“It’s unacceptable that the government’s fiscal policy leads to basic infrastructure, essential safety equipment, being sold so that other operations can be maintained,” Helga Vala Helgadóttir, MP for the Social Democratic Alliance, observed.

Björn Leví Gunnarsson, MP for the Pirates, was likewise dissatisfied with the minister’s actions. “Was any MP present aware, when voting for the budget bill occurrred, that it would have these consequences? We don’t know what we’re agreeing to when we press the button because it’s not explicit.”

“It’s been observed how important the aircraft is, both for the safety of the citizens and for the Coast Guard’s security role: for search and rescue,” Sigmar Guðmundsson, MP for the Liberal Reform Party, commented. “It is quite unbelievable that the ruling parties did not discuss the matter with us.”

Budget Constraints Force Sale of Nation’s Only Surveillance Aircraft


The operation of the Coast Guard’s surveillance aircraft, TF-SIF, will be discontinued to meet budgetary constraints. The decision marks “a major step back” in the nation’s response and surveillance capacity, the Director General of the Coast Guard noted in a recent press release.

Operations proven difficult over the recent months

The operation of the Coast Guard’s surveillance aircraft, TF-SIF, will be discontinued this year in order to streamline the Coast Guard’s operational costs, a press release from the Coast Guard notes. The Ministry of Justice sent a letter to the Coast Guard earlier this week asking the Coast Guard to prepare the sale process:

“The operation of the Coast Guard has proven difficult in recent months due to enormous oil price increases; increased operations, including a larger and more powerful patrol vessel; as well as decreased participation from Frontex (The European Border and Coast Guard Agency) than expected.”

In April of last year, Georg Kr. Lárusson, Director General of the Coast Guard, informed the Ministry of Justice that the conditions for Coast Guard’s operational budget “no longer held” owing to the fact that the current budget had not followed more extensive operations and because of increases in the price of oil and other budgetary items.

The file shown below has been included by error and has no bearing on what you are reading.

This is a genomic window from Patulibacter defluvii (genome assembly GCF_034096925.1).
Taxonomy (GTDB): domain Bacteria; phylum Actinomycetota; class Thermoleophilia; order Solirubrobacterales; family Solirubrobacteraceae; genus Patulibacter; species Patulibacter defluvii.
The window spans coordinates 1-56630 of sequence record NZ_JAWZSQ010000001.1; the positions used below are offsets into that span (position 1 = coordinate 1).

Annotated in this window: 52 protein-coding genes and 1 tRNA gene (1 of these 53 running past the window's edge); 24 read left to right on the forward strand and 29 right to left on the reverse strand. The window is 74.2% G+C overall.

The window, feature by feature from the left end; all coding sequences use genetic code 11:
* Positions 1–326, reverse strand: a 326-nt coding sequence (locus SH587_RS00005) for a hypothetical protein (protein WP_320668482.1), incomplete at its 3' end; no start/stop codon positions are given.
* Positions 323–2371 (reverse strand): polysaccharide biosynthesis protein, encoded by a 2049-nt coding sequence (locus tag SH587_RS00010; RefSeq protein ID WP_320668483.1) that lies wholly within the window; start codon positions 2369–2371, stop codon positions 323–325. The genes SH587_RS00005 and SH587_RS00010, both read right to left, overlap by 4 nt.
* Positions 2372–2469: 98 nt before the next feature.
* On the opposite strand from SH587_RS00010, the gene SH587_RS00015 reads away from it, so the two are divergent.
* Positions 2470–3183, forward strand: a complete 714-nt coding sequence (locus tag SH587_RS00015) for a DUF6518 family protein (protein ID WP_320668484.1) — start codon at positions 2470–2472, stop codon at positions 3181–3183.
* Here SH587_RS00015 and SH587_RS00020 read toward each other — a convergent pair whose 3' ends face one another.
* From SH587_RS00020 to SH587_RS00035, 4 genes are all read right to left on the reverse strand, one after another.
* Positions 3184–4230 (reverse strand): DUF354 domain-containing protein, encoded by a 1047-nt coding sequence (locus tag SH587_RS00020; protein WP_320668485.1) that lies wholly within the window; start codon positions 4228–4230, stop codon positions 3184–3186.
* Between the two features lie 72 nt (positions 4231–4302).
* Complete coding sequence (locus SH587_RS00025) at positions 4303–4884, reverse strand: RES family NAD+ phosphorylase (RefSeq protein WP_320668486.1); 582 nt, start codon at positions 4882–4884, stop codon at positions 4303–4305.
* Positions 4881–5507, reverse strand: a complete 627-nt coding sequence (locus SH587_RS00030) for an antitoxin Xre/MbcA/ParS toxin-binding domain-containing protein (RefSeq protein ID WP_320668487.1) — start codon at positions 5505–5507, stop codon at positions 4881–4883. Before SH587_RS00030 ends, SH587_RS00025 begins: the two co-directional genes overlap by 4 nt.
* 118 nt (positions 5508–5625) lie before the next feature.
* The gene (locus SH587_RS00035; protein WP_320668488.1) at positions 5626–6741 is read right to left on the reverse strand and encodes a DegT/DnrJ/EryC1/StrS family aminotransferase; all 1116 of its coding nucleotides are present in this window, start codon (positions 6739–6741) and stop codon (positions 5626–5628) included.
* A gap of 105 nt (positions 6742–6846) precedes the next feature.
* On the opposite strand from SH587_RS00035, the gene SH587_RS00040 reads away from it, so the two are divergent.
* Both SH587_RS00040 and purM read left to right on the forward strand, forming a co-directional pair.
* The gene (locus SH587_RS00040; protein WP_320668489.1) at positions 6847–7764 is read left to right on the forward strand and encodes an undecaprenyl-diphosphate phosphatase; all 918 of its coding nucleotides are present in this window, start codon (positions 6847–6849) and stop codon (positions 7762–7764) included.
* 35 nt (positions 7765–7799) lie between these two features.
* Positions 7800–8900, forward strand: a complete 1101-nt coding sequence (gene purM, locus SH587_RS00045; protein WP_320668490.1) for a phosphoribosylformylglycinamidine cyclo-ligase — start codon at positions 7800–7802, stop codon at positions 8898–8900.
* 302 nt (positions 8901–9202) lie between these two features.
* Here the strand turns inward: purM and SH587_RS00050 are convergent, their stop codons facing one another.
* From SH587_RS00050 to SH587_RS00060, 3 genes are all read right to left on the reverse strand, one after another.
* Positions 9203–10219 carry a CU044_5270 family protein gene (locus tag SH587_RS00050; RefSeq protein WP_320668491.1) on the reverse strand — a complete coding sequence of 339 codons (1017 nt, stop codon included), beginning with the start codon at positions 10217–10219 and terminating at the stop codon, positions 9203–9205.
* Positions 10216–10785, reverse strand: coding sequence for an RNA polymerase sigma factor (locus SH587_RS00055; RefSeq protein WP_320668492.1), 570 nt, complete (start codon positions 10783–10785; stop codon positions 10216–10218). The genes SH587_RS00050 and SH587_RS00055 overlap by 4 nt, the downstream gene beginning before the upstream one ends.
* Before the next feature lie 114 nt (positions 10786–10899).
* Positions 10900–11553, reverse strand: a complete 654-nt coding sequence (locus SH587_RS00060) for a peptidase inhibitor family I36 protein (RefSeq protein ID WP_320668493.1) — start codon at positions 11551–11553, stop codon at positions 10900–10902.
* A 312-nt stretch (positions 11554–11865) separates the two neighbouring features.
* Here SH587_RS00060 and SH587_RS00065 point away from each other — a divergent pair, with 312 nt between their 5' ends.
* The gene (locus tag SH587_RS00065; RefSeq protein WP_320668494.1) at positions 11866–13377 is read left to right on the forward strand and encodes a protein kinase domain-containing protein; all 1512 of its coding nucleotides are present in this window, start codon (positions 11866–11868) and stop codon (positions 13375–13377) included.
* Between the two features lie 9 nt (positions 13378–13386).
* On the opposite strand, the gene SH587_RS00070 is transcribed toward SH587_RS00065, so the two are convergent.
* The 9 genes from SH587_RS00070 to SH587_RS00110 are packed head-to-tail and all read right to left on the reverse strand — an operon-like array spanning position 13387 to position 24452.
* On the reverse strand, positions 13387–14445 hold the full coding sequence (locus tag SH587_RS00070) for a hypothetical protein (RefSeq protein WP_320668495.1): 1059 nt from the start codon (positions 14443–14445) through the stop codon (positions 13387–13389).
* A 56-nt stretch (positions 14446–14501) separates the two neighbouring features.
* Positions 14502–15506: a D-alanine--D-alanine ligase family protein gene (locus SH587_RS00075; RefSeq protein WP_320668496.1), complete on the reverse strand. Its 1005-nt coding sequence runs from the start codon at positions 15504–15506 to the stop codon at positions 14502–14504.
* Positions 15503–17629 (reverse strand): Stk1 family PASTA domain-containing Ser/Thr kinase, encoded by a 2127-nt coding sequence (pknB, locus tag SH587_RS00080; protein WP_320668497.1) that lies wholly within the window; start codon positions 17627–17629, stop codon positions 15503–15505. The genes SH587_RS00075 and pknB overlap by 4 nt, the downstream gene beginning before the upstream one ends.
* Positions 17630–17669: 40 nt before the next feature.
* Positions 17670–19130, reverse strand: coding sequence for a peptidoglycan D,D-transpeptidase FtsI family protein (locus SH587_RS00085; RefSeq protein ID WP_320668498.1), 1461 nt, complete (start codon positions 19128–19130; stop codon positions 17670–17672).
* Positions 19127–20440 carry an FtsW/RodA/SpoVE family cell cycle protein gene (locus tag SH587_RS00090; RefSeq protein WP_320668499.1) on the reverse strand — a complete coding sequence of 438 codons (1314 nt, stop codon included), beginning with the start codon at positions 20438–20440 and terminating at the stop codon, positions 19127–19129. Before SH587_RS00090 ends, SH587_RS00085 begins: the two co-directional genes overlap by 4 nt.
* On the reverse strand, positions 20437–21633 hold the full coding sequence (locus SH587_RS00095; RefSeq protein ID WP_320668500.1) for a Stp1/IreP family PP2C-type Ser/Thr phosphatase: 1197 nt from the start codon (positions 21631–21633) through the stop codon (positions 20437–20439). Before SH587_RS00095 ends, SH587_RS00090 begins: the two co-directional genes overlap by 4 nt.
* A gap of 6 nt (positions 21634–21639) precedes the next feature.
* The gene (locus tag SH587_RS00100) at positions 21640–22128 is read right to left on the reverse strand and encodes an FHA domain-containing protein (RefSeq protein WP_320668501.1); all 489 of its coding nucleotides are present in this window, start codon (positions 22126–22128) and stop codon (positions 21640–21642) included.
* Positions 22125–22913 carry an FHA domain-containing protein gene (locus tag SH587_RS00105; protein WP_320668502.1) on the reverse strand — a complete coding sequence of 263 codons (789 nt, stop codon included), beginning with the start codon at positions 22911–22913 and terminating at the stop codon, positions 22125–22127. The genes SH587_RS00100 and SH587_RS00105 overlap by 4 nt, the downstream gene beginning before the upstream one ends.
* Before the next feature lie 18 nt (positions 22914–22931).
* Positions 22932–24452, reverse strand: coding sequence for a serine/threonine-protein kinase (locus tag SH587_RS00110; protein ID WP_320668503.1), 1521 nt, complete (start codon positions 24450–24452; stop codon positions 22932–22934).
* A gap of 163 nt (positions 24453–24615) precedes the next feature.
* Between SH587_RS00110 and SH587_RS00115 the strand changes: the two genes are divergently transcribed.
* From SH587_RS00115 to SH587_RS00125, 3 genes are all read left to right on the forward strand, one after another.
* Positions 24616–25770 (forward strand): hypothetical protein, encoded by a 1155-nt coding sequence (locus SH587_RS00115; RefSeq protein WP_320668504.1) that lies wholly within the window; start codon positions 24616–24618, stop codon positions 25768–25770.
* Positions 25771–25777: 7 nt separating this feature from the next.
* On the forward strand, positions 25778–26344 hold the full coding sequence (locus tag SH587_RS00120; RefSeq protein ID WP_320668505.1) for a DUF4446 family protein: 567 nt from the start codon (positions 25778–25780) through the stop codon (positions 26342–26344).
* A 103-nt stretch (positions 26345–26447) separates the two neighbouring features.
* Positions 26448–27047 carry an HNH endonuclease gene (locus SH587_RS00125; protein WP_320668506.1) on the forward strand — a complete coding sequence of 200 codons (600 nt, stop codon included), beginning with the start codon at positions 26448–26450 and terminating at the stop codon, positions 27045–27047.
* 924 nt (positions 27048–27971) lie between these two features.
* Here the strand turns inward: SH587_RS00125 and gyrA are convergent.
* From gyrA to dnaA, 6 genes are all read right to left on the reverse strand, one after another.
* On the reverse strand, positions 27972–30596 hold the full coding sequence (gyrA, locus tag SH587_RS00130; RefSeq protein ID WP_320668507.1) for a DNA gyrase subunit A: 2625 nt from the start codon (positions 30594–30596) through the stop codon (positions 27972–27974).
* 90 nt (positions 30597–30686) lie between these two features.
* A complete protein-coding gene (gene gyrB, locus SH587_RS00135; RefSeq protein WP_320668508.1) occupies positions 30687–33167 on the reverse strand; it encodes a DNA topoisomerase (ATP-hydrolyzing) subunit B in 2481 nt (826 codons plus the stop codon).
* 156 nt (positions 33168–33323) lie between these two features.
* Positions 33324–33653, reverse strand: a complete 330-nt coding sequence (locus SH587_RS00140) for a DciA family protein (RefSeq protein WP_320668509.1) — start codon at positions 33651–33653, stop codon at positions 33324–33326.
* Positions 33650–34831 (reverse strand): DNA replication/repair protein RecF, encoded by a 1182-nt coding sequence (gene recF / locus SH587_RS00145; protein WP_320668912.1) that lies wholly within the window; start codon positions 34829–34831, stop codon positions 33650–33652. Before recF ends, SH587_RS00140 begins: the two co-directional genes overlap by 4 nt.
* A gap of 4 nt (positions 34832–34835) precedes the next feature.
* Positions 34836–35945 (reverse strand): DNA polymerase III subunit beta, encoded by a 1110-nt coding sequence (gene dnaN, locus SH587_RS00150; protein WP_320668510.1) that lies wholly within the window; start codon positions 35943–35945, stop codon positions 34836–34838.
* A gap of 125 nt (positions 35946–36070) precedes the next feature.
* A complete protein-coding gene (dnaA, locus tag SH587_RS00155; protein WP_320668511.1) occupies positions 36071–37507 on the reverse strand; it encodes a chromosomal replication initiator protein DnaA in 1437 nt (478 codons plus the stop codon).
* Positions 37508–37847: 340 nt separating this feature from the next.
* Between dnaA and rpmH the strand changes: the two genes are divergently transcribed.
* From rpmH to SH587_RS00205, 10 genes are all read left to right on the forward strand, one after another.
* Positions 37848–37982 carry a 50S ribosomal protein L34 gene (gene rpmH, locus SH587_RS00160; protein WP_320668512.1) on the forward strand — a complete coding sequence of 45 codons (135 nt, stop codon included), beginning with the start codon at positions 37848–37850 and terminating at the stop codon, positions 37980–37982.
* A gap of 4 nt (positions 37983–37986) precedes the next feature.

As noted in the press release, funding for the Coast Guard was increased by ISK 600 million ($4.3 million / €3.9 million) in this year’s budget. This increase was expected to prove insufficient, in light of last year’s operating deficit, unless measures were taken that would “compromise the organisation’s statutory roles and response capacity.”

A major step back in the nation’s response and surveillance capacity

Georg Kr. Lárusson observed that the decision to sell TF-SIF represented “a major step back” in the nation’s response and surveillance capacity.

“When it became clear that the organisation would not receive further financial contributions, a conversation began with the Ministry of Justice concerning possible ways to get the Coast Guard’s finances back on track. There was no good option in the situation, and we are very disappointed to be forced to stop the operation of the surveillance aircraft, given that it is a specially equipped patrol, rescue, and medical transport plane and an important part of the country’s public safety chain.:

“Since 1955, the Coast Guard has operated an aircraft for surveillance and rescue operations along the coast of Iceland. The current decision is, therefore, a major setback in the nation’s response and monitoring capacity. TF-SIF is one of the most important links in the agency’s response chain, and with this difficult decision, a large gap is cut in the Coast Guard’s operations. We also consider the presence of the plane in this country to be an urgent national security issue, especially in light of the changing global political landscape” Georg was quoted as saying.